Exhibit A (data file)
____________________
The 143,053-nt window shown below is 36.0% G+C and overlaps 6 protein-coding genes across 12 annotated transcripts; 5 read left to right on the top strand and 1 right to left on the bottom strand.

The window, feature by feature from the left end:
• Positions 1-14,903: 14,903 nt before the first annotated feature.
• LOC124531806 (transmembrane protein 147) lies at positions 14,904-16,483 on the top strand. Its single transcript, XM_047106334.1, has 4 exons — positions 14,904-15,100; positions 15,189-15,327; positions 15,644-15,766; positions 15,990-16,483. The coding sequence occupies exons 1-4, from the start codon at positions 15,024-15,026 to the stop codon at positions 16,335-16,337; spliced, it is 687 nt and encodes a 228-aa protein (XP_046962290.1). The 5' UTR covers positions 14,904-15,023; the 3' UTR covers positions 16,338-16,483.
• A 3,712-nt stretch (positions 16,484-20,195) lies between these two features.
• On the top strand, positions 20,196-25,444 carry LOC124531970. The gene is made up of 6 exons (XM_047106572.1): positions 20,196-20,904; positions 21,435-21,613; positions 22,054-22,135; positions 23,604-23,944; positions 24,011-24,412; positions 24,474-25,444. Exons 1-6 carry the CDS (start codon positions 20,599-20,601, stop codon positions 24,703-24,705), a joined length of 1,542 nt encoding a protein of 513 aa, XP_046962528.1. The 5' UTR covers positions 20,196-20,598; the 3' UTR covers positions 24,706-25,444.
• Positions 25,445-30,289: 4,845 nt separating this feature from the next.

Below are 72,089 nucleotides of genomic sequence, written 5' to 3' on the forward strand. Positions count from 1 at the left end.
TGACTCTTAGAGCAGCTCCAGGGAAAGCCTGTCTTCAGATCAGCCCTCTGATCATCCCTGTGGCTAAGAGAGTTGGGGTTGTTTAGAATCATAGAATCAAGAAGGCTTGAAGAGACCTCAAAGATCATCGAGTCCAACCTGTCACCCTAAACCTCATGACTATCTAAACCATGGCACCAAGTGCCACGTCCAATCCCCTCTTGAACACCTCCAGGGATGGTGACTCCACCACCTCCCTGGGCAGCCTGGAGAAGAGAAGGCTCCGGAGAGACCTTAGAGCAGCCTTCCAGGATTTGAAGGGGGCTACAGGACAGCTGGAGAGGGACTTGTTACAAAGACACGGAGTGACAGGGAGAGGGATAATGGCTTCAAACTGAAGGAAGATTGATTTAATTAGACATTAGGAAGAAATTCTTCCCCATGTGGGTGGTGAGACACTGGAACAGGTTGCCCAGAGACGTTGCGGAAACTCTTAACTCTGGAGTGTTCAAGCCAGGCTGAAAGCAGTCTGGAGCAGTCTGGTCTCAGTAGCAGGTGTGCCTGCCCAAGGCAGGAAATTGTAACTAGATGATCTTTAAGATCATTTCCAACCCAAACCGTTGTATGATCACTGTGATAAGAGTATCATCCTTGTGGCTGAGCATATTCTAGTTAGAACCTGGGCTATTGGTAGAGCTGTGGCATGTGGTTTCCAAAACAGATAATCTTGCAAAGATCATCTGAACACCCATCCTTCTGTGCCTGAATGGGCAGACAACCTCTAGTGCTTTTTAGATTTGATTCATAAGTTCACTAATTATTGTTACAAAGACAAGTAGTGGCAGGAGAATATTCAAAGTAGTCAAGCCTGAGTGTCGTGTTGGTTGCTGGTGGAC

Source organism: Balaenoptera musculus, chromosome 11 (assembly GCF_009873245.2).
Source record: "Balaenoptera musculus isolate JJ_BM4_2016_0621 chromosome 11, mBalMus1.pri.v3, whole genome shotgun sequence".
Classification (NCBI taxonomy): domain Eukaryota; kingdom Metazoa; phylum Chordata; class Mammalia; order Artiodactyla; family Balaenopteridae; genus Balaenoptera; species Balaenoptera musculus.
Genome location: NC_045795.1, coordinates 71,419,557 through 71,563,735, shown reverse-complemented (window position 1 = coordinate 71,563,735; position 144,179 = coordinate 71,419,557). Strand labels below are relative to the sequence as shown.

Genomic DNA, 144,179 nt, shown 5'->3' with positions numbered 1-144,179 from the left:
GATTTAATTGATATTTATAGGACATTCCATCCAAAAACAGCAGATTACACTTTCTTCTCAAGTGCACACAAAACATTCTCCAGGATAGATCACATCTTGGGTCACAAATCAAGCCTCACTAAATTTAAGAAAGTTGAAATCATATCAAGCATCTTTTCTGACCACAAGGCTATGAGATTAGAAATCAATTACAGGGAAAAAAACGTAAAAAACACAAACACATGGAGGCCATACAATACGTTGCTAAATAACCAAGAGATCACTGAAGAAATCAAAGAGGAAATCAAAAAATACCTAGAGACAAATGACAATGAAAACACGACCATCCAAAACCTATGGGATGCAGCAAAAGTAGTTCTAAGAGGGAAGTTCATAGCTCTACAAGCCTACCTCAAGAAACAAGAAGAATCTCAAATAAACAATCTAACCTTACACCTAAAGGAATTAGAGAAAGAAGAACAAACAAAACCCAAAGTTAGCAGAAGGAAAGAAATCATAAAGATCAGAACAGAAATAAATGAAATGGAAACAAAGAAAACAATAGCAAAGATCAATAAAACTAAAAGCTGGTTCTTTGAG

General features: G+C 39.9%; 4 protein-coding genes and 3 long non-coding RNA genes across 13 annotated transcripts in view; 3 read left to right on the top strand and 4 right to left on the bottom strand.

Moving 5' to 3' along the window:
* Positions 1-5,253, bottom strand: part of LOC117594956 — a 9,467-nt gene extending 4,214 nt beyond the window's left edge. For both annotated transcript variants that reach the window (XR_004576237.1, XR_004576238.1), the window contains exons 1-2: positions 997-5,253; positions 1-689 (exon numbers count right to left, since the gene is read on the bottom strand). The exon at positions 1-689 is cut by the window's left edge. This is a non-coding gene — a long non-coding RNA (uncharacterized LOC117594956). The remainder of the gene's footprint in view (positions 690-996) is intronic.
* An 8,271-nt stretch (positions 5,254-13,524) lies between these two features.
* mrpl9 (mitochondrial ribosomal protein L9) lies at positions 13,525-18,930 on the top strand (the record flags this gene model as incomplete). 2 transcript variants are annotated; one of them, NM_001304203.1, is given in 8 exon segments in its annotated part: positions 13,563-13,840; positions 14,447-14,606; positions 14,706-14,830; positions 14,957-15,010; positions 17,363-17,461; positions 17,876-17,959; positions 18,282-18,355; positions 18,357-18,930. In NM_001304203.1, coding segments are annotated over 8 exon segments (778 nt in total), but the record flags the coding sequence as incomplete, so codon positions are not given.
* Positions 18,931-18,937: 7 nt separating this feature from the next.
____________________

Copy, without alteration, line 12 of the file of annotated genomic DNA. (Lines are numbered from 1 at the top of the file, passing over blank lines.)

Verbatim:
Classification (NCBI taxonomy): domain Eukaryota; kingdom Metazoa; phylum Chordata; class Mammalia; order Artiodactyla; family Balaenopteridae; genus Balaenoptera; species Balaenoptera musculus.